Meanwhile, BU is working through a plan to incorporate variant detection into its University-wide coronavirus testing program. “We’ve secured the funds to do it, and we’re very interested in making it happen,” says Gloria Waters. “We’ll need to work with [Massachusetts DPH] to see how we might coordinate with state epidemiologists,” who would likely be interested in tracking the presence of coronavirus variants locally and regionally.
BU’s Clinical Testing Lab is already capable of detecting the presence of the coronavirus, regardless of what variant may be there, because all variants still share the major components of the SARS-CoV-2 virus that causes COVID-19 infections. But adding the advanced step of sequencing positive test results, which would reveal the precise genetic sequence of the virus in a sample, would give BU’s Medical Advisory Group—as well as Boston and Massachusetts public health officials—more detailed information about how the virus is spreading through the community.
“Up until this point, variants seem to have increased transmissibility, but we don’t yet have enough information to know if public health protocols, such as guidelines for quarantine, isolation, etc., need to be updated based on the evolving virus,” says Platt. “We are carrying out evidence-based research on this virus as we live through the pandemic.”
Waters says that BU still has many details to work through before genetic sequencing of virus variants becomes baked into their testing process. “You’ve got to have access to libraries of all the different variant sequences to compare samples to—we’re at the very beginning states of figuring out how to do this,” she says.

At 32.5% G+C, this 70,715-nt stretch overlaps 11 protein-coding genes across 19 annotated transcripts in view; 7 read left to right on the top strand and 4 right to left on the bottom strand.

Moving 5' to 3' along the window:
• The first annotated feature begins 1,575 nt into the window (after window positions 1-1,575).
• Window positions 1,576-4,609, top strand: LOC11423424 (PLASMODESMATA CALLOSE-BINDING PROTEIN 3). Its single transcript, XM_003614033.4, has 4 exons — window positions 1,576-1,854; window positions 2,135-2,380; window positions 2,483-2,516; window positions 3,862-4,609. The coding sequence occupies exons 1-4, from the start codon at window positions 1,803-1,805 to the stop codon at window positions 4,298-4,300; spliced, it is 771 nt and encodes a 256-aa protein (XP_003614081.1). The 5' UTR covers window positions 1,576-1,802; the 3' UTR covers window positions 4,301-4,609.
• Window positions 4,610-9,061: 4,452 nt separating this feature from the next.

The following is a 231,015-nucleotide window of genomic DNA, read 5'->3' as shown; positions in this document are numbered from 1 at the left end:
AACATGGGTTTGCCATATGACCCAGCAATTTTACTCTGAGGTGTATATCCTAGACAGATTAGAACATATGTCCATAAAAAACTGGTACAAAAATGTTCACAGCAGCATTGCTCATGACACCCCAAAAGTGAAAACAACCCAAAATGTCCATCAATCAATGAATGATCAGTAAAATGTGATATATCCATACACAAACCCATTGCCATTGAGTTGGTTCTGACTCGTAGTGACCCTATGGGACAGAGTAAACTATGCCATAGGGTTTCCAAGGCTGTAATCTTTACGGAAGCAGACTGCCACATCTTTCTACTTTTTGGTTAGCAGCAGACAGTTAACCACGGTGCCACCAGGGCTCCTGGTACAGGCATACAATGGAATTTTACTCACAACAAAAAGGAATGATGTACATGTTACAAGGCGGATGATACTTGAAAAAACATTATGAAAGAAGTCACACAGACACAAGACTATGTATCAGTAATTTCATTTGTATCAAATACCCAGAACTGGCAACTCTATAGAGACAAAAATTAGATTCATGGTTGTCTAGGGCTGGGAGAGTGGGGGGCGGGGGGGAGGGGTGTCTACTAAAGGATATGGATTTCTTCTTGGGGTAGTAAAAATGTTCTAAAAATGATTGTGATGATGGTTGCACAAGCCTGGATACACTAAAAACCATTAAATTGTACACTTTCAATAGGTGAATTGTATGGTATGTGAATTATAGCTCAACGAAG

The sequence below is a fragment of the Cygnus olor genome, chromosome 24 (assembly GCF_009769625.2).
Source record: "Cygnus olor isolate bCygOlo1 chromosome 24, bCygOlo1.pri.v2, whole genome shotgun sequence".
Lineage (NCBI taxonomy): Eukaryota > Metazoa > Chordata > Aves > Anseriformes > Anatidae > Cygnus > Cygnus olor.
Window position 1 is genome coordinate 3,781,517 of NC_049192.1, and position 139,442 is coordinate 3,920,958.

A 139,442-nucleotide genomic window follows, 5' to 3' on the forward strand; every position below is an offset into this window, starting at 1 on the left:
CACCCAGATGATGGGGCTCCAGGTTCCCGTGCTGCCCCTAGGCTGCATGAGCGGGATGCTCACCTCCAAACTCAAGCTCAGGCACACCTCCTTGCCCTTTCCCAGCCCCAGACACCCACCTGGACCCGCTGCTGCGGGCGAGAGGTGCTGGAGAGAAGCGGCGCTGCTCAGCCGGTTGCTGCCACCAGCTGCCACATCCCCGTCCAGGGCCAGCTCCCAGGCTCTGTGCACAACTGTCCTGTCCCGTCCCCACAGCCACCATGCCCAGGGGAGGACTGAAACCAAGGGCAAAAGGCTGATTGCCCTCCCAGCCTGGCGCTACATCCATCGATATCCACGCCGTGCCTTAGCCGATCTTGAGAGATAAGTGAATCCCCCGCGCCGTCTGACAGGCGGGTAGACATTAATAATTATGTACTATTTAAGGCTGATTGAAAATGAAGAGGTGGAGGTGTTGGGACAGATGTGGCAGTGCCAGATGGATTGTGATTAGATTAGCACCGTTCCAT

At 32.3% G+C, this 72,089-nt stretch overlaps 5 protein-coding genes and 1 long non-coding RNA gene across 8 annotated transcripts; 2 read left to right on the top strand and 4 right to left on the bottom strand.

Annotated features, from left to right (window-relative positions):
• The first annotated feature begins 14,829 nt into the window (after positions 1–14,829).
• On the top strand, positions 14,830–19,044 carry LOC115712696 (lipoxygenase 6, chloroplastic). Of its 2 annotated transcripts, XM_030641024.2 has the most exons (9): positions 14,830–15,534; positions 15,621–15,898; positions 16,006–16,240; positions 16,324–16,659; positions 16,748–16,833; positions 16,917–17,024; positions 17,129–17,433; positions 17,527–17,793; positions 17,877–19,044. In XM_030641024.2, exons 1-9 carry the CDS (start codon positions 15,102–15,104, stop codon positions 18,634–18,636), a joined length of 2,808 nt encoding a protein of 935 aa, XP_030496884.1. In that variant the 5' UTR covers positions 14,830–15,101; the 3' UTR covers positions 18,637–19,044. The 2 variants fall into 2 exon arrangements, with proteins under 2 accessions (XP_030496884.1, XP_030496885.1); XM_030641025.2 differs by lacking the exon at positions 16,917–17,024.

Over the spring and summer of 2020, Waters worked with a team of BU scientists who conceptualized, developed, and implemented a system for screening members of the University community for coronavirus, setting up a dedicated space now known as the BU Clinical Testing Lab to get the job done. Those efforts were aided by a computer simulation of the campus community network and by the establishment of a contact tracing team, which tracks down individuals who test positive for coronavirus and assists in getting their close contacts into quarantine.
Knowing whether more infectious variants of the coronavirus are circulating among BU students, faculty, or staff could encourage people to be even more vigilant in adhering to BU’s community health protocols, Waters says. “If we all know there are more infectious, or more dangerous, variants in our community, we’re all going to be more careful,” she says. The news that several new variants have infiltrated Boston, New York, and other US cities “is making people think more about, ‘Is my mask good enough, or should I be wearing two masks?’”
Gloria Waters has spearheaded teams of BU scientists in their development and deployment of a campus-wide COVID-19 testing program and mathematical modeling of community behavior. Judy Platt, chair of BU’s Medical Advisory Group, oversees clinical management and isolation of students and employees who test positive for coronavirus, and helps manage BU’s contact tracing efforts. They are co-chairs of BU’s Vaccine Preparedness Group, which is overseeing the distribution of COVID-19 vaccines allocated to BU by the Massachusetts Department of Public Health.